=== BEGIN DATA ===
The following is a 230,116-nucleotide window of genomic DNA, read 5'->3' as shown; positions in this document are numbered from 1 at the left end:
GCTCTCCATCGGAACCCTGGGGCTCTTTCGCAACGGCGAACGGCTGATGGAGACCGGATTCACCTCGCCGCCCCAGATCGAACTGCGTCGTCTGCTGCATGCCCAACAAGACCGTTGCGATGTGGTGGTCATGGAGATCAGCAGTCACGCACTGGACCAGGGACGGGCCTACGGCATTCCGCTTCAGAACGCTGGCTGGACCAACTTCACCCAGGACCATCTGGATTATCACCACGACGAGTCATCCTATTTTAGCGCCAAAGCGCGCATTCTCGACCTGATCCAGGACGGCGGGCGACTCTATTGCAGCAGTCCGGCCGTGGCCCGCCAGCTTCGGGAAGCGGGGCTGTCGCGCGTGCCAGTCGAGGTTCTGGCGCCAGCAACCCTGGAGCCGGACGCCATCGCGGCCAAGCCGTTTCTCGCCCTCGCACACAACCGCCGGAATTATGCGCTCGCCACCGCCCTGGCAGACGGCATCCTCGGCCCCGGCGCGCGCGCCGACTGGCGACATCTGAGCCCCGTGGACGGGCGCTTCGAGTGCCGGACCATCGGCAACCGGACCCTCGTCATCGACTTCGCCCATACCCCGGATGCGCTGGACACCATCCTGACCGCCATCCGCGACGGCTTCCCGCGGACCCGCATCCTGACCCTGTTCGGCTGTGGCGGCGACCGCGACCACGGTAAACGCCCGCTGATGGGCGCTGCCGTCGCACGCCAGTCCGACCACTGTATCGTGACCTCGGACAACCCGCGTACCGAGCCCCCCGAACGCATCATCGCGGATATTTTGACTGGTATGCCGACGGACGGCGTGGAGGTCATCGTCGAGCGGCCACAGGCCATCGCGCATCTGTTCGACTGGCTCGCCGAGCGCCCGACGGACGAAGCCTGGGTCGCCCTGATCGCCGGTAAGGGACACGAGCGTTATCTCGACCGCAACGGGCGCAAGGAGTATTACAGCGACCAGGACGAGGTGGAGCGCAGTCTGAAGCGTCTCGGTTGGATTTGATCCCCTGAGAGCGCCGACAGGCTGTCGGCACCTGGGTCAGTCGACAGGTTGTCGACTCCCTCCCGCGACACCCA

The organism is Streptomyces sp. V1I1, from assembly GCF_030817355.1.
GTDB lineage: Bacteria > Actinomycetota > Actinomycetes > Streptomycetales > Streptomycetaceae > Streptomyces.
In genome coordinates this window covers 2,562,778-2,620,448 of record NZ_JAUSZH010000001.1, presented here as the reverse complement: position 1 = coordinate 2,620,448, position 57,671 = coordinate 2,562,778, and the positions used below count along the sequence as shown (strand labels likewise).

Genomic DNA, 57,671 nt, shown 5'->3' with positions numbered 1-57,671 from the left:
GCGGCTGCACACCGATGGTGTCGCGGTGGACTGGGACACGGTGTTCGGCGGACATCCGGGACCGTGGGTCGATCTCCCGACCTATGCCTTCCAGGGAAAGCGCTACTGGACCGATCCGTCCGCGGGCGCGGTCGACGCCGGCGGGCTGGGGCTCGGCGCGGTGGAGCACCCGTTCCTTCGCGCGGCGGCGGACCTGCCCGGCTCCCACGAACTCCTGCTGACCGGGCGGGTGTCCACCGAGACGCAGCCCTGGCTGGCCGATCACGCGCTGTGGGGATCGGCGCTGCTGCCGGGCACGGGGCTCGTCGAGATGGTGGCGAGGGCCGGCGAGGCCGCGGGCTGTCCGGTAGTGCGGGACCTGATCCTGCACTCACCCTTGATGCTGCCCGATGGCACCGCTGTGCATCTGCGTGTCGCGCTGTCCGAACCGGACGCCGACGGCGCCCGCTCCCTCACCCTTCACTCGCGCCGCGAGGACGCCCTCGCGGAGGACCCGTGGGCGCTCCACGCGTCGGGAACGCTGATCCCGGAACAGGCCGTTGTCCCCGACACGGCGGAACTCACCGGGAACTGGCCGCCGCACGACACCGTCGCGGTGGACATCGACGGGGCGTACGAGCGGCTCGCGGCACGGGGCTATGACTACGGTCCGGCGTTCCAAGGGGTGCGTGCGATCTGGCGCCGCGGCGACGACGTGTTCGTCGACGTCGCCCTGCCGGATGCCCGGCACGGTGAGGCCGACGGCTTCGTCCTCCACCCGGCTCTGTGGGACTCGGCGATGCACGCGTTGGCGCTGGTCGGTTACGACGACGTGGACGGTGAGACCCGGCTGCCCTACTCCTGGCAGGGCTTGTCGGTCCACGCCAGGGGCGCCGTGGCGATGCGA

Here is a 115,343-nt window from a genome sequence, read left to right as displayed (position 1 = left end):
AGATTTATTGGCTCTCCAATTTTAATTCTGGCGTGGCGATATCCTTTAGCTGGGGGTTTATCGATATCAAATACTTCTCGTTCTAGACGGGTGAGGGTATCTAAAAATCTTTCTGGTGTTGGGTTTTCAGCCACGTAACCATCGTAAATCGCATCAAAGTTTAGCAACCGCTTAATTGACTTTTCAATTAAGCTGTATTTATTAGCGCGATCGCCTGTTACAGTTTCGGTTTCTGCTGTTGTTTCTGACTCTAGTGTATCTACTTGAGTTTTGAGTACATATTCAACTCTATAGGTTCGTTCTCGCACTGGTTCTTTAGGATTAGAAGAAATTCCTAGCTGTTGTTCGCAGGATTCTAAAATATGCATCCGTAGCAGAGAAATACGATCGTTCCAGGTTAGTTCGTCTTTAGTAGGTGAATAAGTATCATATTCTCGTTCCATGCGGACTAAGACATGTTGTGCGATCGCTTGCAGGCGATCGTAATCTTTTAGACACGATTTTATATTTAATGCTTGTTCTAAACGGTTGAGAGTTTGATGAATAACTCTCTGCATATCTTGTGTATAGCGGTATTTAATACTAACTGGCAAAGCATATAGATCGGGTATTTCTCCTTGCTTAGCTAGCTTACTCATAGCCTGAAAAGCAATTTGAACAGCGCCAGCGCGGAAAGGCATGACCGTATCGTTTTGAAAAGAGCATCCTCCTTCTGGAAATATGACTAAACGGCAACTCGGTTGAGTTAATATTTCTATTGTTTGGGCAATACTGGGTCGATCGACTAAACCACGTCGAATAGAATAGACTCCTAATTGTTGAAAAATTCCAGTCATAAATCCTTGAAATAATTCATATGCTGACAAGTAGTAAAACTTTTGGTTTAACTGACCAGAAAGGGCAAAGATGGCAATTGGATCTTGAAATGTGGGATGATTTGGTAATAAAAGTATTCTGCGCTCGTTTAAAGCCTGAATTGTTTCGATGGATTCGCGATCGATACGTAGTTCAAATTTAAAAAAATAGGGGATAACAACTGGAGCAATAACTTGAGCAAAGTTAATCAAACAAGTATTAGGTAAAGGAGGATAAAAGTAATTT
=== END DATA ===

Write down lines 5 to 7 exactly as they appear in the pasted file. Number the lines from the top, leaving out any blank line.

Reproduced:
In genome coordinates this window covers 2,562,778-2,620,448 of record NZ_JAUSZH010000001.1, presented here as the reverse complement: position 1 = coordinate 2,620,448, position 57,671 = coordinate 2,562,778, and the positions used below count along the sequence as shown (strand labels likewise).

Genomic DNA, 57,671 nt, shown 5'->3' with positions numbered 1-57,671 from the left:
GCGGCTGCACACCGATGGTGTCGCGGTGGACTGGGACACGGTGTTCGGCGGACATCCGGGACCGTGGGTCGATCTCCCGACCTATGCCTTCCAGGGAAAGCGCTACTGGACCGATCCGTCCGCGGGCGCGGTCGACGCCGGCGGGCTGGGGCTCGGCGCGGTGGAGCACCCGTTCCTTCGCGCGGCGGCGGACCTGCCCGGCTCCCACGAACTCCTGCTGACCGGGCGGGTGTCCACCGAGACGCAGCCCTGGCTGGCCGATCACGCGCTGTGGGGATCGGCGCTGCTGCCGGGCACGGGGCTCGTCGAGATGGTGGCGAGGGCCGGCGAGGCCGCGGGCTGTCCGGTAGTGCGGGACCTGATCCTGCACTCACCCTTGATGCTGCCCGATGGCACCGCTGTGCATCTGCGTGTCGCGCTGTCCGAACCGGACGCCGACGGCGCCCGCTCCCTCACCCTTCACTCGCGCCGCGAGGACGCCCTCGCGGAGGACCCGTGGGCGCTCCACGCGTCGGGAACGCTGATCCCGGAACAGGCCGTTGTCCCCGACACGGCGGAACTCACCGGGAACTGGCCGCCGCACGACACCGTCGCGGTGGACATCGACGGGGCGTACGAGCGGCTCGCGGCACGGGGCTATGACTACGGTCCGGCGTTCCAAGGGGTGCGTGCGATCTGGCGCCGCGGCGACGACGTGTTCGTCGACGTCGCCCTGCCGGATGCCCGGCACGGTGAGGCCGACGGCTTCGTCCTCCACCCGGCTCTGTGGGACTCGGCGATGCACGCGTTGGCGCTGGTCGGTTACGACGACGTGGACGGTGAGACCCGGCTGCCCTACTCCTGGCAGGGCTTGTCGGTCCACGCCAGGGGCGCCGTGGCGATGCGA